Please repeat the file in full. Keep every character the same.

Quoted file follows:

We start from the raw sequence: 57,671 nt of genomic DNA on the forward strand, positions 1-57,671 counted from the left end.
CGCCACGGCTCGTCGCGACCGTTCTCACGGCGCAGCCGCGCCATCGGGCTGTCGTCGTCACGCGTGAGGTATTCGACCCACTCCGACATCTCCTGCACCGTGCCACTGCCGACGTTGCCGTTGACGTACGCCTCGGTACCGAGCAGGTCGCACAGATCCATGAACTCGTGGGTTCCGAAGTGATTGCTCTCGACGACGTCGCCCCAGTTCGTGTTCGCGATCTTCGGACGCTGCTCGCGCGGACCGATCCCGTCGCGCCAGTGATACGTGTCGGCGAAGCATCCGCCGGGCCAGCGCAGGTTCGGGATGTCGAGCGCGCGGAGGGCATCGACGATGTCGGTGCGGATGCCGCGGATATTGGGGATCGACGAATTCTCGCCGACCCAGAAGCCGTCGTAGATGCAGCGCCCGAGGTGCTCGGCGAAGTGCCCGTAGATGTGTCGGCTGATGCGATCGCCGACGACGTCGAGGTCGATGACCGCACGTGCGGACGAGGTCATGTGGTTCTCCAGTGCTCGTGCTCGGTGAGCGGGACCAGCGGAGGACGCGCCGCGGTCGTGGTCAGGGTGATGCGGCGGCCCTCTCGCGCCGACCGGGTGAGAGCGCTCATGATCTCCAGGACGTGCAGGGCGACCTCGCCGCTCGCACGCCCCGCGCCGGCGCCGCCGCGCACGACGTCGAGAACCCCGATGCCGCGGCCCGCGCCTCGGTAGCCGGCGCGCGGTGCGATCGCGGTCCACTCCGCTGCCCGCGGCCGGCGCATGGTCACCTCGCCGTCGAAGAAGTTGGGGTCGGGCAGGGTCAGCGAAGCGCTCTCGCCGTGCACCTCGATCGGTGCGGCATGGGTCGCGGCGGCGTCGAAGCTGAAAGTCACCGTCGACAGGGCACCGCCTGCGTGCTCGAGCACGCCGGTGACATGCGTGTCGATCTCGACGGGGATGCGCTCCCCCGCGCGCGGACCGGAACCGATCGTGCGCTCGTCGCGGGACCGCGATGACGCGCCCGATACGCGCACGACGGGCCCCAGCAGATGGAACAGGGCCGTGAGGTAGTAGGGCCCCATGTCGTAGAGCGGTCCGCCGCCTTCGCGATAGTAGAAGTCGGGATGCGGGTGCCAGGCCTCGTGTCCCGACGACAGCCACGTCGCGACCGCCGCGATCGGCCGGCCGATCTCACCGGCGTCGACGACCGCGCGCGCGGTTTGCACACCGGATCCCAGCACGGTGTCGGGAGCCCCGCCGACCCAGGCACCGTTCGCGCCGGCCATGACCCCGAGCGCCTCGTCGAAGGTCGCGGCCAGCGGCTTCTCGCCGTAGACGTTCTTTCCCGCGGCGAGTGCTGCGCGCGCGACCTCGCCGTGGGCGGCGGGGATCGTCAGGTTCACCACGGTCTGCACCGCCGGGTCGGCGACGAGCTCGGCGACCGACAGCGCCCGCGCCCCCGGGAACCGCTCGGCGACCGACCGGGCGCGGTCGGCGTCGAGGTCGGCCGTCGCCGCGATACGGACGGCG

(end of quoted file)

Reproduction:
We start from the raw sequence: 57,671 nt of genomic DNA on the forward strand, positions 1-57,671 counted from the left end.
CGCCACGGCTCGTCGCGACCGTTCTCACGGCGCAGCCGCGCCATCGGGCTGTCGTCGTCACGCGTGAGGTATTCGACCCACTCCGACATCTCCTGCACCGTGCCACTGCCGACGTTGCCGTTGACGTACGCCTCGGTACCGAGCAGGTCGCACAGATCCATGAACTCGTGGGTTCCGAAGTGATTGCTCTCGACGACGTCGCCCCAGTTCGTGTTCGCGATCTTCGGACGCTGCTCGCGCGGACCGATCCCGTCGCGCCAGTGATACGTGTCGGCGAAGCATCCGCCGGGCCAGCGCAGGTTCGGGATGTCGAGCGCGCGGAGGGCATCGACGATGTCGGTGCGGATGCCGCGGATATTGGGGATCGACGAATTCTCGCCGACCCAGAAGCCGTCGTAGATGCAGCGCCCGAGGTGCTCGGCGAAGTGCCCGTAGATGTGTCGGCTGATGCGATCGCCGACGACGTCGAGGTCGATGACCGCACGTGCGGACGAGGTCATGTGGTTCTCCAGTGCTCGTGCTCGGTGAGCGGGACCAGCGGAGGACGCGCCGCGGTCGTGGTCAGGGTGATGCGGCGGCCCTCTCGCGCCGACCGGGTGAGAGCGCTCATGATCTCCAGGACGTGCAGGGCGACCTCGCCGCTCGCACGCCCCGCGCCGGCGCCGCCGCGCACGACGTCGAGAACCCCGATGCCGCGGCCCGCGCCTCGGTAGCCGGCGCGCGGTGCGATCGCGGTCCACTCCGCTGCCCGCGGCCGGCGCATGGTCACCTCGCCGTCGAAGAAGTTGGGGTCGGGCAGGGTCAGCGAAGCGCTCTCGCCGTGCACCTCGATCGGTGCGGCATGGGTCGCGGCGGCGTCGAAGCTGAAAGTCACCGTCGACAGGGCACCGCCTGCGTGCTCGAGCACGCCGGTGACATGCGTGTCGATCTCGACGGGGATGCGCTCCCCCGCGCGCGGACCGGAACCGATCGTGCGCTCGTCGCGGGACCGCGATGACGCGCCCGATACGCGCACGACGGGCCCCAGCAGATGGAACAGGGCCGTGAGGTAGTAGGGCCCCATGTCGTAGAGCGGTCCGCCGCCTTCGCGATAGTAGAAGTCGGGATGCGGGTGCCAGGCCTCGTGTCCCGACGACAGCCACGTCGCGACCGCCGCGATCGGCCGGCCGATCTCACCGGCGTCGACGACCGCGCGCGCGGTTTGCACACCGGATCCCAGCACGGTGTCGGGAGCCCCGCCGACCCAGGCACCGTTCGCGCCGGCCATGACCCCGAGCGCCTCGTCGAAGGTCGCGGCCAGCGGCTTCTCGCCGTAGACGTTCTTTCCCGCGGCGAGTGCTGCGCGCGCGACCTCGCCGTGGGCGGCGGGGATCGTCAGGTTCACCACGGTCTGCACCGCCGGGTCGGCGACGAGCTCGGCGACCGACAGCGCCCGCGCCCCCGGGAACCGCTCGGCGACCGACCGGGCGCGGTCGGCGTCGAGGTCGGCCGTCGCCGCGATACGGACGGCG